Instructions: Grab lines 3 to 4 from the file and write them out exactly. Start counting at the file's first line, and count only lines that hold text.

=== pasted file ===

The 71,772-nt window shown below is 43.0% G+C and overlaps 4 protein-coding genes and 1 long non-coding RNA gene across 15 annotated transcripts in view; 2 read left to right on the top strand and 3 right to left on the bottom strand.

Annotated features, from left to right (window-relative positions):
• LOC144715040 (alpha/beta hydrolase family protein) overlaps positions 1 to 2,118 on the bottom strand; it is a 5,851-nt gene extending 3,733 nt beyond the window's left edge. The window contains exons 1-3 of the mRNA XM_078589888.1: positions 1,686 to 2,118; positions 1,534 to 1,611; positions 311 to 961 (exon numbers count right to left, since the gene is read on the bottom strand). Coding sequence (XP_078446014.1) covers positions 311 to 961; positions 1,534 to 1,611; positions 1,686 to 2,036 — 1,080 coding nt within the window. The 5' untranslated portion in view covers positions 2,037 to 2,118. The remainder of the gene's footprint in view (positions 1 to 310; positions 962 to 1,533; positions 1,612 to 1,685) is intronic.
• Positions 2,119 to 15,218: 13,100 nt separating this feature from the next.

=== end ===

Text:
• LOC144715040 (alpha/beta hydrolase family protein) overlaps positions 1 to 2,118 on the bottom strand; it is a 5,851-nt gene extending 3,733 nt beyond the window's left edge. The window contains exons 1-3 of the mRNA XM_078589888.1: positions 1,686 to 2,118; positions 1,534 to 1,611; positions 311 to 961 (exon numbers count right to left, since the gene is read on the bottom strand). Coding sequence (XP_078446014.1) covers positions 311 to 961; positions 1,534 to 1,611; positions 1,686 to 2,036 — 1,080 coding nt within the window. The 5' untranslated portion in view covers positions 2,037 to 2,118. The remainder of the gene's footprint in view (positions 1 to 310; positions 962 to 1,533; positions 1,612 to 1,685) is intronic.
• Positions 2,119 to 15,218: 13,100 nt separating this feature from the next.